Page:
Cathy Choi draws attention to her method of pouring by enabling the lush, glossy paint mixed with latex and glue to pool and congeal at the bottom edge of the canvas. The materiality of the process or act of making is made self-evident. Her choice of resin and glue produces a surface sheen that cleverly reflects other paintings hanging in the periphery, as if the paintings themselves were looking around the gallery. Seeing paintings reflected in other paintings is also a wry commentary about the self-referential, historicized nature of painting. These slick surfaces, coupled with Choi’s “candy” palette recall the “Finish-Fetish” painters of Southern California, as well as materialism, commerce, and the fabricated forms of Donald Judd. The artist, however, cites de Kooning and the Abstract Expressionists as major influences, but lately her work seems more influenced by the natural world, in particular the movement and surface of water. Perhaps this is reflected in her choice of resin and clear-drying glue, which simulates the transparency and glass-like surface of water. Choi’s process-driven methodology recalls Wayne’s in this statement: “the process itself becomes a driving force that flows from within and becomes an innate response with no predetermined end.”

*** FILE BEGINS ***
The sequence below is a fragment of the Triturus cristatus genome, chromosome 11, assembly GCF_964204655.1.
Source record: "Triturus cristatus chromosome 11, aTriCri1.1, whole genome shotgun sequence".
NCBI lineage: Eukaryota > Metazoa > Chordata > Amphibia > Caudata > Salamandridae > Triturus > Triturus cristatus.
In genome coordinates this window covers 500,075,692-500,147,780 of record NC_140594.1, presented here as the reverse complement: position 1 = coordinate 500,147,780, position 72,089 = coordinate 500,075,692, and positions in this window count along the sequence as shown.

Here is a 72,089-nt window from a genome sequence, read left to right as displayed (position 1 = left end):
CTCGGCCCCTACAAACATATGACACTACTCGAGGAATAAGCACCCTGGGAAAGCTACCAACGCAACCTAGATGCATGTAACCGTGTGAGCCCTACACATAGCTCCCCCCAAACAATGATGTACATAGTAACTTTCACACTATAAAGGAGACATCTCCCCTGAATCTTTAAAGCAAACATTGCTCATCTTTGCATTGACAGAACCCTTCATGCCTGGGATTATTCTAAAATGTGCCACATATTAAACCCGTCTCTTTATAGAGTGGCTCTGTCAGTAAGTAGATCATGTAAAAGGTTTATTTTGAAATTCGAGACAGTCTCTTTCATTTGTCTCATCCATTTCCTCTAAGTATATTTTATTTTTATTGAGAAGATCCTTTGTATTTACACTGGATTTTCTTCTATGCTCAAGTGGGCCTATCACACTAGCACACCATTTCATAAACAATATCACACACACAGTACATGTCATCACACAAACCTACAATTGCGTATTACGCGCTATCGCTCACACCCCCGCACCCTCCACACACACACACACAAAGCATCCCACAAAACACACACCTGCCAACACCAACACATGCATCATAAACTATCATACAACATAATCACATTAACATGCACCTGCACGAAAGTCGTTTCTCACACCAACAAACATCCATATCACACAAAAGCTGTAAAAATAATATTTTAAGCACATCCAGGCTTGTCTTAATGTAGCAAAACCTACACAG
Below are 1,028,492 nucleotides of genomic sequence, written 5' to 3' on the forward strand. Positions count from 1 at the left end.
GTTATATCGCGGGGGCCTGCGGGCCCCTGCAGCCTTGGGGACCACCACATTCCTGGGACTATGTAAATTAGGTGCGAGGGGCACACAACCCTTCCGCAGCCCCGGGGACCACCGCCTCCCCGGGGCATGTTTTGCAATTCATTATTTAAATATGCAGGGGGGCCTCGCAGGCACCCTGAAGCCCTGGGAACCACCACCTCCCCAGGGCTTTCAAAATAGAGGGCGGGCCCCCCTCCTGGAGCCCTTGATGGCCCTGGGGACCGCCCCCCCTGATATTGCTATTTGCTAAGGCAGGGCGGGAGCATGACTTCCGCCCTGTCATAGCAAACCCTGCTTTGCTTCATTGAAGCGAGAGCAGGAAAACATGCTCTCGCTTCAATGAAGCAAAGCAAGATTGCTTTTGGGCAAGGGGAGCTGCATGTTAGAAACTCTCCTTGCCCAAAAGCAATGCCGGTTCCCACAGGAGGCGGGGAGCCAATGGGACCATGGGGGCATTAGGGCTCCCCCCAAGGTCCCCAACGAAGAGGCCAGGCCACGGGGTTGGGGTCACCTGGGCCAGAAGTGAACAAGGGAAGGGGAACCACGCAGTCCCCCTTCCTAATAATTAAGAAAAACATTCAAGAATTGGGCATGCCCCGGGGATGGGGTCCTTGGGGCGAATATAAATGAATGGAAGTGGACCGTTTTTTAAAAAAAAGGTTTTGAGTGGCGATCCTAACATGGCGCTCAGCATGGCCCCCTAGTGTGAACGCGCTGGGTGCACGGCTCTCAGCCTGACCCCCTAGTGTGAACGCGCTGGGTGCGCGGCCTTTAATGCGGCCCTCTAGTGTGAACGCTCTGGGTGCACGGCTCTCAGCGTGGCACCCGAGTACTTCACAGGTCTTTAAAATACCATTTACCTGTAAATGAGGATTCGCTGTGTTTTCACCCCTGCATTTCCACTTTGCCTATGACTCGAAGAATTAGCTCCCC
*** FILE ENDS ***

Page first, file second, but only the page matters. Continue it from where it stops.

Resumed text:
The recurring splash motif that crops up in many of Jonathan Feldschuh’s work seems to come directly from the hand dropping pigment from a huge house-painting brush loaded with paint. In fact, the image is derived from his research into various scientific experiments, such as the “Ligament Mediated Drop Formation,” or the “Mach Wave Radiation from a Jet.” The latter is described on Feldschuh’s website as being a “benchtop simulation of a problem in fluid dynamics.” Ironically, this description of the scientific experiment could actually be describing the phenomena of paint, particularly the term, “fluid dynamics.”
Feldschuh equates the material interaction in the scientific image with the painterly pour, gesture, or splash. Even though they appear to be masculine and gestural, they are actually driven by material processes found in scientific phenomena. His work is reminiscent of David Reed’s horizontal, “flattened” gestural paintings that also called into question the nature of gesture, albeit in a very different way. On first glance, other “pouring” painters like Larry Poons or Helen Frankenthaler come to mind, but Feldschuh works his images by embedding them in layers of gel medium or outlining the splashes themselves, producing a slowed-down, less “passionate” or heroic affect than these earlier Modern painters.